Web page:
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POLS Y339 Middle Eastern Politics

Why do we cite?

There are many reasons why it is so important to cite the sources you use in your research.

  • You demonstrate to your reader you've done proper research by listing sources you used to get your information.
  • You avoid plagiarism by quoting the words and ideas of other scholars.
  • You are being a responsible scholar by giving credit to other researchers and acknowledging their ideas.
  • You allow your reader to find the sources you used by citing them accurately in your paper by using in-text citations or footnotes in combination with a bibliography or works cited list.

Citing Your Sources

MLA Handbook for Writers of Research Papers Book Cover APA Style Book Cover Chicago Manual of Style Book Cover

There are many different "styles" you may choose from when citing sources. Your professor will probably tell you which "style" is preferred for your class. MLA (Modern Language Association), Chicago, and APA (American Psychological Association) are three of the most commonly used citation styles, but there are hundreds.

Recent editions of style manuals, which include detailed information and examples, are available at the Services & Information Desk at the University Library. If you need help on your research project, please contact a subject specialist librarian.

We have the Chicago Manual of Style available online as well as in print. For quick reference, there are many online sources. One of the best is the Purdue OWL. But be aware that the manual is always the most authoritative source.

Citation Management Tools

Citation management tools allow you to keep citations, full-text articles, and other research resources organized in one place. These tools can also be used to format your bibliographies and the citations in your papers according to the appropriate style (APA, MLA, Chicago, etc.) To use these tools, you should be familiar with the target citation style in order to input information correctly and notice any errors in your bibliography. Please contact a subject librarian for further assistance.

End Note

EndNote is software that helps manage citations for bibliographies. Includes an add-in for Microsoft Word. For questions about EndNote, please contact Chloe Alexander, the EndNote specialist librarian, or your subject librarian.

Mendeley

Mendeley is a free reference manager and academic social network that can help you organize your research, collaborate with others online, and discover the latest research. It includes a Microsoft Word plug-in and web importer. For questions about Mendeley, please contact Rachel Hinrichs, the Mendeley specialist librarian, or your subject librarian.

Zotero

Zotero is a free Firefox extension to help you collect, manage, cite, and share your research sources. It includes an add-in for Microsoft Word. For questions, please contact Ted Polley, the Zotero specialist librarian, or your subject librarian.

Literature Review v. Research Paper

   
   
   

What is a literature review?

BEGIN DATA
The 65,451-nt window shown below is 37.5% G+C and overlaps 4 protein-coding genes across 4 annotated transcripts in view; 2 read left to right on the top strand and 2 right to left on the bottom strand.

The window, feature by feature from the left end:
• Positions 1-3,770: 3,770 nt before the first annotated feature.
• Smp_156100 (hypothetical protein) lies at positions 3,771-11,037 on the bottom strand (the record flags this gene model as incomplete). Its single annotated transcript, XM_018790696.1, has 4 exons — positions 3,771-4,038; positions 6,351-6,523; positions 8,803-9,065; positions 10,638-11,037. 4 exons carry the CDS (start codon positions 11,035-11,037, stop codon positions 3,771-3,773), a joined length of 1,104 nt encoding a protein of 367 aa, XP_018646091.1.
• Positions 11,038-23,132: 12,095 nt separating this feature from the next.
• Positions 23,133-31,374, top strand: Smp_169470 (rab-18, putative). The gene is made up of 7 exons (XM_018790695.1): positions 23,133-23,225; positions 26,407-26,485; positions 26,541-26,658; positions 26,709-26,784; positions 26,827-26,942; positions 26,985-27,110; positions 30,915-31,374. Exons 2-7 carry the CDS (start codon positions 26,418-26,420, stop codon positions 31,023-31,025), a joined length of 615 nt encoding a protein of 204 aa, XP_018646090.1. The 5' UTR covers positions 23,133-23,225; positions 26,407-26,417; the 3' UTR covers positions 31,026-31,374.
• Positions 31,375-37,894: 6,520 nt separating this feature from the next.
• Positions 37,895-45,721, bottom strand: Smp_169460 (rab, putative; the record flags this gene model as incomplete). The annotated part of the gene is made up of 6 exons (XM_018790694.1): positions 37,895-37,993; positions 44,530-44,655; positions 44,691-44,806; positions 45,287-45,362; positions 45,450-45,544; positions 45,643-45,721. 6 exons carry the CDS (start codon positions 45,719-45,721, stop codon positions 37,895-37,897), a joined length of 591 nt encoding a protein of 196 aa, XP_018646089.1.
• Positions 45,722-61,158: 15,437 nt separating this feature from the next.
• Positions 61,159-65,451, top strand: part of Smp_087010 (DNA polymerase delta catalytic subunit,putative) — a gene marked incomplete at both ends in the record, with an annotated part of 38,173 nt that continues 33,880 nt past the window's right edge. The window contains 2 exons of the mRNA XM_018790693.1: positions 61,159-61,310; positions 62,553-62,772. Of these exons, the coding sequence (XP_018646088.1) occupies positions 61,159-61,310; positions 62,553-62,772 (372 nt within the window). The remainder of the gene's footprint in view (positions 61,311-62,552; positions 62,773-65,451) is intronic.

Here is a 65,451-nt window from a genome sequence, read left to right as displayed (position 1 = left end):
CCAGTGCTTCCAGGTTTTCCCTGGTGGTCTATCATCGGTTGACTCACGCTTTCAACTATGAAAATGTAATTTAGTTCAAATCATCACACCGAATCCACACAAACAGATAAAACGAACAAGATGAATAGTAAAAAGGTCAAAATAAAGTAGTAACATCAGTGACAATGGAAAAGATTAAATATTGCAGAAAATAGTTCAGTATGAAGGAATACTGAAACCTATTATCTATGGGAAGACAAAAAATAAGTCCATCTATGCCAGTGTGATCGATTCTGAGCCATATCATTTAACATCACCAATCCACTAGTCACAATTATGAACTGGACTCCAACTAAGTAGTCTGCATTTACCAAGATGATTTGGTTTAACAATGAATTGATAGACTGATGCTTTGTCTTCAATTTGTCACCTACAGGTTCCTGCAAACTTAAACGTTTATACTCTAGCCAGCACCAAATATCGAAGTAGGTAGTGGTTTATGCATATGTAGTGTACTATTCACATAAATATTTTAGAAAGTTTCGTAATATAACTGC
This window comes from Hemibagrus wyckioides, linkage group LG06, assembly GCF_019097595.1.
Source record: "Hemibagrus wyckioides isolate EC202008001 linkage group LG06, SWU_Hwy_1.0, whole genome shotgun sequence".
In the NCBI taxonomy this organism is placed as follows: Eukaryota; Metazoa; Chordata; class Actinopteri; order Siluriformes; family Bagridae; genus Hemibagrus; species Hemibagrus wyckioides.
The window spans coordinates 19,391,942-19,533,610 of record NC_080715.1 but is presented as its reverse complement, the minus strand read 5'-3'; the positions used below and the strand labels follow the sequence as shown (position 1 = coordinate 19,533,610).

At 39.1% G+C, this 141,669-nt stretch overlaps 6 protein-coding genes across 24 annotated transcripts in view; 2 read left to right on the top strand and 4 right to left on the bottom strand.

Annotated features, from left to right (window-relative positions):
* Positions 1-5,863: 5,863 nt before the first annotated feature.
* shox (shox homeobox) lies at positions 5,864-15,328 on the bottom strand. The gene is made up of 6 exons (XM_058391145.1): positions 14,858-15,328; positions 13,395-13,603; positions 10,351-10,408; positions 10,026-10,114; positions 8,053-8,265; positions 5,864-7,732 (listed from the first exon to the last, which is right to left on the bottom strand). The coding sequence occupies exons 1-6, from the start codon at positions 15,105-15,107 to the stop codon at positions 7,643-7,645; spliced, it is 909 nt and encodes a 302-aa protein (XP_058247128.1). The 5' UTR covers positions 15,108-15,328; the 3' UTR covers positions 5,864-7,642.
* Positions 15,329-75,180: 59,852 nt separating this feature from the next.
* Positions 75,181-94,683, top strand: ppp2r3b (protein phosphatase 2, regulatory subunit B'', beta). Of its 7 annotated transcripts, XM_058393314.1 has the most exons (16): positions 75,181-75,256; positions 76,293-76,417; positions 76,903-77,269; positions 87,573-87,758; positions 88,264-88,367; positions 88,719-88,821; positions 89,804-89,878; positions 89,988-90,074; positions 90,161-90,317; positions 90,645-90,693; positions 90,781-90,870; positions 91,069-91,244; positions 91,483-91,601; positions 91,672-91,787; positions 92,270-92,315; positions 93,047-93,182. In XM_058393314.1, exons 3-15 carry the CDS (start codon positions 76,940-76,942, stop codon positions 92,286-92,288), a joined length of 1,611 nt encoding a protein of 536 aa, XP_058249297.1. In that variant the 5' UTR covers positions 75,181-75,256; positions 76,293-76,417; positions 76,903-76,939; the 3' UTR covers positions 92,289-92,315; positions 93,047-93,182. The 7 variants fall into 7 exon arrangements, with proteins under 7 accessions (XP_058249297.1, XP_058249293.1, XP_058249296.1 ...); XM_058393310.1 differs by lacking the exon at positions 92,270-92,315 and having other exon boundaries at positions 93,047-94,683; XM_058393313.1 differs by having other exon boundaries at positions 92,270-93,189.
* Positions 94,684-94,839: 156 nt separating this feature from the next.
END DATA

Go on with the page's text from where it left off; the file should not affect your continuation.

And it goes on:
A literature review can be just a simple summary of the sources, but it usually has an organizational pattern and combines both summary and synthesis. A summary is a recap of the important information of the source, but a synthesis is a re-organization, or a reshuffling, of that information. It might give a new interpretation of old material or combine new with old interpretations. Or it might trace the intellectual progression of the field, including major debates. And depending on the situation, the literature review may evaluate the sources and advise the reader on the most pertinent or relevant.

How is a literature review different from an academic research paper?

The main focus of an academic research paper is to develop a new argument, and a research paper will contain a literature review as one of its parts. In a research paper, you use the literature as a foundation and as support for a new insight that you contribute. The focus of a literature review, however, is to summarize and synthesize the arguments and ideas of others without adding new contributions.

How do I know when I can stop?

Literature reviews can be tricky because you don't want to stop before you've found everything relevant to your topic. There are a couple of guidelines for knowing when to stop looking for materials.

  1. If you have done steps 1.1-1.3 (below), when you start to see the same articles over again, then you have done your due diligence and can consider your lit review complete. That isn't to say an article might not slip through, but if you have done the steps below, then the chances of a really important article slipping past you is pretty slim.
    1. Searched all relevant databases, using a variety of keywords and subject headings
    2. Mined article bibliographies for their cited references
    3. Looked in Google Scholar (or Web of Science or HeinOnline) to see who has cited those articles
  2. Think of the assignment timeline. If you are writing your PhD thesis you can spend more time doing a comprehensive lit review than if you only have a few weeks until an assignment is due. At some point you need to stop.

 

Characteristics of a Good Literature Review

Characteristics of a Poor Literature Review

Synthesizes available research

Basically an annotated bibliography

Critical evaluation of sources

Analysis confined to describing the work

Appropriated breadth and depth

Narrow and Shallow

Clear and concise

Confusing and Longwinded

Uses rigorous and consistent methods

Constructed arbitrarily